Part I: Entering Paklenica
Note: I've recently returned from an amazing trip to Slovenia and Croatia. This next series of posts (if I ever finish them) will describe some of the highlights, primarily with a climbing focus.
Ok, you got me. It's almost 100% about climbing. Here's part one, Entering Paklenica.
The first day we drove into Paklenica was my second day driving our massive (especially for European Standards) Euro-minivan. The one-and-a half lane road quickly snakes through the valley, hugging the North side of the rapidly steeping valley. The sides of the roads are peppered with two types of signs: "Winnetou #N" or "_____ Kuk," the latter being listed with a climbing grade. We (correctly) inferred that the "Kuks" were sign posted multi-pitch routes; I (incorrectly) guessed that the Winnetou placards were Paklenica's unique method of marking parking lots.
We hit the parking lot. Like any able bodied American, I skipped the first open spot to find something a little closer to where the road ended... wherever that would be. That ended up being about 100 yards around the corner, where the road (and parking to the right of it), abruptly ended, leaving me with the opportunity to practice my new signature 8-point U-turn. Despite my trusty co-pilot brother's best efforts to get me to leave my mark upon the car--the 8m wide road/parking lot was sandwiched between a 20m rock face and a 1m rock wall--I pulled off the daring maneuver, found a parking spot, gathered our gear, and set out.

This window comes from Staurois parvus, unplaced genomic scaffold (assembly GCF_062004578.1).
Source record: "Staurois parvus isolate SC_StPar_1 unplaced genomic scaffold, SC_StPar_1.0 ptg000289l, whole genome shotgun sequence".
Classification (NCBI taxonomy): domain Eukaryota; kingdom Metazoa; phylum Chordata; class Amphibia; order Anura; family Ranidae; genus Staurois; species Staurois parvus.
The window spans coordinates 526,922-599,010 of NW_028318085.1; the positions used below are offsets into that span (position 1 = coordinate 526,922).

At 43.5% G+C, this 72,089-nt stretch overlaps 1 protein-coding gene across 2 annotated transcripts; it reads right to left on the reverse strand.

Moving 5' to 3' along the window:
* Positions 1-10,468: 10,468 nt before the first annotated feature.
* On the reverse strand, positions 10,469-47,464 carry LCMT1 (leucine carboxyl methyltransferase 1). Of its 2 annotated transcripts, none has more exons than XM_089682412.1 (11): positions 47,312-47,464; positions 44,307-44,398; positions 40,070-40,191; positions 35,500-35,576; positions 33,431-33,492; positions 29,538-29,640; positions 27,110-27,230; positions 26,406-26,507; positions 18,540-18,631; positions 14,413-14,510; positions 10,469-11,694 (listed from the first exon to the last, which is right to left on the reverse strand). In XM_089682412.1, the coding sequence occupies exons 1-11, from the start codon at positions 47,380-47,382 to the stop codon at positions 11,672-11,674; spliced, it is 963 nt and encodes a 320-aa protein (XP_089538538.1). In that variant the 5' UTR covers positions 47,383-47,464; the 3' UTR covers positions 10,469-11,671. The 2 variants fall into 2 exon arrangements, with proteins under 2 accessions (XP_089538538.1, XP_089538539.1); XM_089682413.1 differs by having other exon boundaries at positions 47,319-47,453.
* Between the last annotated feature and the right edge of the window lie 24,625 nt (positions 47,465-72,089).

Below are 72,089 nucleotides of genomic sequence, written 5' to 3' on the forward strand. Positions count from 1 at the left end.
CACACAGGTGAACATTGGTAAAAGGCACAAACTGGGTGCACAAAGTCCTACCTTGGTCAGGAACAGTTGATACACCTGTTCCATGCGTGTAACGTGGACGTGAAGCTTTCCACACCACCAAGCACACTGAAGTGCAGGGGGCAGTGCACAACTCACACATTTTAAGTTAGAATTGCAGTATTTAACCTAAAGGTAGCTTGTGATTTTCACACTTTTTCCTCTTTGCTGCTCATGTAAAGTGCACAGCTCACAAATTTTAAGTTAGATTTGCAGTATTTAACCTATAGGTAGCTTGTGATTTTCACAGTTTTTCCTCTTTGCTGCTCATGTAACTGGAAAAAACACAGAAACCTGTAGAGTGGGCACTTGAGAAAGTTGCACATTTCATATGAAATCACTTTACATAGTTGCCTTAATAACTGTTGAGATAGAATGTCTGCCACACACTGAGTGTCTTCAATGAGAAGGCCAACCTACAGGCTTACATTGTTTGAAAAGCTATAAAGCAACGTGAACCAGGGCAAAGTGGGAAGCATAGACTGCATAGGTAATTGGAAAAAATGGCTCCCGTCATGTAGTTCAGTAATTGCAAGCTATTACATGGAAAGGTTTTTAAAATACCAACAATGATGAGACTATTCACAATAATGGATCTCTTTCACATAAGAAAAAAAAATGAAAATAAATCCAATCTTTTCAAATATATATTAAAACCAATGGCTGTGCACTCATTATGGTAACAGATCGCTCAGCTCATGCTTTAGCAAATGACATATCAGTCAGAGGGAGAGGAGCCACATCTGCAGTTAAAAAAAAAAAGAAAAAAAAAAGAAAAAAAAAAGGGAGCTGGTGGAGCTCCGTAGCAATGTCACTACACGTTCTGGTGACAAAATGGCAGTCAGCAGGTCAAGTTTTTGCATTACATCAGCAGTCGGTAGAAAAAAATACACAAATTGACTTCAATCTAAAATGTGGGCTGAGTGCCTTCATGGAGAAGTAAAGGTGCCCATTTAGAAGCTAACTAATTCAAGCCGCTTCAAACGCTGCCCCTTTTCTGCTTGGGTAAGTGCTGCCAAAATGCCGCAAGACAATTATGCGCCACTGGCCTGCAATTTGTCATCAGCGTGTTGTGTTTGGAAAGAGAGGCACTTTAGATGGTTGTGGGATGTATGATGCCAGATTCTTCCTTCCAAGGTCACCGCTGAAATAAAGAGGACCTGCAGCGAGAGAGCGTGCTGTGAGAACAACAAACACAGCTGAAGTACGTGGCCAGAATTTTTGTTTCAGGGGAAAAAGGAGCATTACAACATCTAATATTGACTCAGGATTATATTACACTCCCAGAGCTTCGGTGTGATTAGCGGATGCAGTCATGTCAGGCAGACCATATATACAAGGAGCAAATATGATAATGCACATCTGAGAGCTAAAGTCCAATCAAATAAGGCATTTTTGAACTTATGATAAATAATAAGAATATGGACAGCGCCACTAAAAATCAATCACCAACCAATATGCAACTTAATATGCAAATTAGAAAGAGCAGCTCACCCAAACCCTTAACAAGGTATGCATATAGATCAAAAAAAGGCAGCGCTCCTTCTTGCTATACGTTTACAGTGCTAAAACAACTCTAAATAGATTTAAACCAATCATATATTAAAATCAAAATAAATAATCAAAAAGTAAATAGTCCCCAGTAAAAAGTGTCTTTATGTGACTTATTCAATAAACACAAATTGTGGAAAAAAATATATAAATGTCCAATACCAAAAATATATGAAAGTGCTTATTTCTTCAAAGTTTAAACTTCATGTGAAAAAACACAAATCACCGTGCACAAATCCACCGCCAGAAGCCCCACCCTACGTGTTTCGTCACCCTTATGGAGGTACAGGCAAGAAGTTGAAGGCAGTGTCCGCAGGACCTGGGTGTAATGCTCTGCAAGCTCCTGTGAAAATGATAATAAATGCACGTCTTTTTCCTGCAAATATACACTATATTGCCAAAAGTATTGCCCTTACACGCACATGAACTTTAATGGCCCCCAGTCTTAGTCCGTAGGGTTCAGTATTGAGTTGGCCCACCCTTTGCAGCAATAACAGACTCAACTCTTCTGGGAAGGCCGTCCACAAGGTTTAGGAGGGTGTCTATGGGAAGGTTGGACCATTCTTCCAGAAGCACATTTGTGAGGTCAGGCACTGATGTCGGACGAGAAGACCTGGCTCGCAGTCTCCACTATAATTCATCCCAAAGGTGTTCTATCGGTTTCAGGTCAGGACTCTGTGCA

There are only a few things as surreal and as exciting as stepping into a place that seems to have been made for you. I would imagine pilots have the sky, and they enter this zone the second their wheels leave the ground. Skiers, when after a morning full of trudging through fresh powder, look down the line they are about to ski. And me, looking up the canyon, of a climbing mecca.
The Paklenica guidebook is 278 pages: ~50 that detail the area and the guidebook in five different languages (Croatian, German, English, Italian, and Slovenian), ~30 that present topos of the hundreds of single pitch sport climbing routes, ~150 that describe the various multipitch routes, and a healthy dose of stoke photography. We purchased the guidebook (180 Kuna) along with our 3-day entrance pass (60 Kuna each, you can get a one day pass for much cheaper) on our way into the park; I never had a chance to thumb through the guidebook before we were suddenly there.
It was amazing. Klanci, the main sport climbing sector starts where the parking lot ends. Immediately after leaving the parking lot, you have the option to hop on a 20m 6b. And it doesn't stop. For the next half kilometer, you can cherry pick the best lines you can find, on either side of 10 foot gravel road.
It's morning and the South-ish facing wall is the hottest? No problem, hop the small creek and climb in the shade.
You want to show off for the ladies (and tourists) on your new project? No problem, just climb the routes that start on the road, if you yell enough TSAT enough, everybody will be watching. Or climb over the souvenir shop; then the vendor may even stop to watch you.
You don't want anyone to see you warm up/take whippers on that easy climb? It's ok, cross the stream, you'll be shielded the trees, or go hike/scramble up 10 minutes, and admire the view.
You're afraid of heights and don't want to do anything greater than 10m? Well, there are some routes for you too.
You want to crank out as many climbs as you can in a day? Pick a spot, throw your rope down, send, lower, walk two feet, and repeat.
You want to hang out, meet cool people, and watch people crush a multi-pitch sport rout 100m down the canyon? Just look up.
If you threw out everything that sucks about climbing inside at a climbing gym, kept everything thats good about it, and put it outside, you might end up with a poor man's version of Paklenica. I've never been anywhere with such high route density and so many quality routes.
So ... what was the climbing actually like?
To be continued...